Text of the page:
Adult Male Pygmy Goose

This is a really impressive little bird which I had only seen on one other occasion. When he took flight I could see just how small he is..


I was heading back towards the entrance when I decided to try once more for some decent photos of the Pectorals. As I got closer to the site, the driver (Niall Perrins) of another bakkie signaled for me to stop and pointed to the sedges next to the path and there he/she was, an adult Spotted Crake. Viewing the bird was quite difficult as it constantly moved in thick vegetation and only appeared in small gaps now and again. I finally got a few shots after about 45 minutes of patiently waiting for him to co-operate. Lifer number 670 and photo lifer number 571...




Spotted Crake

Well that rounded off a great days birding and I headed off for home after that, completely forgetting about the 4th special...the Ruddy Turnstone.

After a day like that birding at home is going to be an anti-climax!!

Hmmmmmm......where to next, the Grey Wagtail at Debengeni in Limpopo or shall I attempt the Golden Pipit at Pongola Nature reserve in KwaZulu Natal.....decisions decisions.....watch this space.

Tuesday, November 30, 2010

Week 48 - Bishop Bird Park


I was a bit undecided as to where to go birding on Sunday. Mkhombo Dam had a lot of specials going for it but it was a bit far for a 05h00 start, so I decided on Bishop Bird Park which is within 5 minutes travel from  our house. This small park has produced some real specials in the past and is always worth a visit.



The parks namesake - Southern Red Bishop
 The dew was still wet on the grass when I started my walk in the park and was also very quiet. I had begun to think I had chosen the wrong birding venue when I heard a Hamerkop calling from a bushy area where there is a small dam. On my way to find the Hamerkop I discovered an Immature Little Sparrowhawk close to the main path He was intent on preening and had obviously just finished his morning bath. I managed one close photo before he took off for a tall dead tree, it is just a pity that he was looking away from me


Immature Little Sparrowhawk

This reserve seems to be a training ground for Southern Masked Weavers as there are several young birds scattered around the park practising their nest building skills. These birds are not yet full adults and do not sport the typical breeding plumage of the adult males but they are all hard at work building nests which range from misshapen balls of grass to fairly decent, albeit odd shaped, weaver nests.



Immature Southern Masked Weaver - apprentice nest builder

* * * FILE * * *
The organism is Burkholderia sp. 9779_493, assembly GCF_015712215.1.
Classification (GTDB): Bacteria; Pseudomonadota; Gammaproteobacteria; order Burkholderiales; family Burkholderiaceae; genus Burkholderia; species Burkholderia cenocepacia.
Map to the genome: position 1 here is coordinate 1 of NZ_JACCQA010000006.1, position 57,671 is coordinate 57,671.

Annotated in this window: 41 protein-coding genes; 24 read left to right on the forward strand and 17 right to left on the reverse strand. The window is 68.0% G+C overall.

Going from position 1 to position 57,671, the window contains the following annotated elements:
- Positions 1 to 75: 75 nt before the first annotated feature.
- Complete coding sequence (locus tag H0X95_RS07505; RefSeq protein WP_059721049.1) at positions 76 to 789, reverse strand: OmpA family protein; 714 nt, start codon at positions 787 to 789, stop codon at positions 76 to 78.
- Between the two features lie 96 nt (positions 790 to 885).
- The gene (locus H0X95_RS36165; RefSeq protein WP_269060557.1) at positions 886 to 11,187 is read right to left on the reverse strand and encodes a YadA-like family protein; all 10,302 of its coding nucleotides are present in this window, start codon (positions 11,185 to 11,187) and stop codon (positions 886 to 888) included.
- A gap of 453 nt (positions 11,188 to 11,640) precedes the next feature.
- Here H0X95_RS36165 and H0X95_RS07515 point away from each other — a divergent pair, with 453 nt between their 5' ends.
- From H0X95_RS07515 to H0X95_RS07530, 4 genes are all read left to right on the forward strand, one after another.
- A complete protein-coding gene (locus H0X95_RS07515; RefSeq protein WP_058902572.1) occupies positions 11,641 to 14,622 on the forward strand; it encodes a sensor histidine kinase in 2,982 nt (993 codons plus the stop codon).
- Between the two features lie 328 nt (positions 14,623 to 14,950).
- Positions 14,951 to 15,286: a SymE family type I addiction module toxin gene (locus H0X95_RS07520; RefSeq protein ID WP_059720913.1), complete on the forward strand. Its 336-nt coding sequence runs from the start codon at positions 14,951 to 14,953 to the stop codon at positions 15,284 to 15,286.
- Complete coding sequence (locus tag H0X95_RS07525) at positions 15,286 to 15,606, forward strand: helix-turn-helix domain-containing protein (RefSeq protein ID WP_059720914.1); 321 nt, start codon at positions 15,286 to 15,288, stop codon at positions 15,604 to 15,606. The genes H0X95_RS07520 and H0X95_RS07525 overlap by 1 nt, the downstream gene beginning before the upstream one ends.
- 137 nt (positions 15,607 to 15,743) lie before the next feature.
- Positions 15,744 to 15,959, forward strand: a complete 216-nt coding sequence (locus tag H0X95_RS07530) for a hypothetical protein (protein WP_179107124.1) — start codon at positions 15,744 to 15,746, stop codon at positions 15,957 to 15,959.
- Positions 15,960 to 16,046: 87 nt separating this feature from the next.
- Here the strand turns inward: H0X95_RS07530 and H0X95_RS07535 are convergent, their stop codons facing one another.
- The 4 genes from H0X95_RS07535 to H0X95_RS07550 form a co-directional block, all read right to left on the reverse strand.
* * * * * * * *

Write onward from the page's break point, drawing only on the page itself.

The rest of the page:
One of my favourite local birds the Cape Glossy Starling, is also common in the reserve. I just love the way their feathers shine in the sunlight which is not that easy to capture in a photograph


Cape Glossy Starling

An interesting bird for the park and one that I have never seen there before was a single African Olive Pigeon. I have seen flocks of them in the surrounding suburb before but never here at Bishop Bird Park.


African Olive Pigeon

I also noticed that the summer migrants seem to be back in numbers. I had good views of Spotted Flycatcher and a female Dideriks Cuckoo. Willow Warblers are common at the moment and I found them in almost every bush, photographing them however is not for the stressed individual.




Spotted Flycatcher


Female Dideriks Cuckoo



Willow Warbler

Other migrants to the park were the Brownveined White butterflies who undertake a local migration at this time of year and can be seen in large numbers around the Gauteng area. Here they were taking advantage of the numerous blossoms adorning the Acacia Karoo trees in the Park.


Brownveined White


My last bird for the morning was the ubiquitous White-bellied Sunbird that are commonly heard calling from the tops of the trees around the area in summer. They are also one of the more brightly coloured birds found in the park.



Male White-bellied Sunbird

All in all I ticked a total of 44 species in two hours birding in this small bird park which is situated in the middle of a plethora of townhouses and security housing complexes. Next time I hope to report on my trip to Mkhombo Dam which has some real specials at present in the form of Pygmy Goose, Pectoral Sandpiper and Ruddy Turnstone.....Cheers G..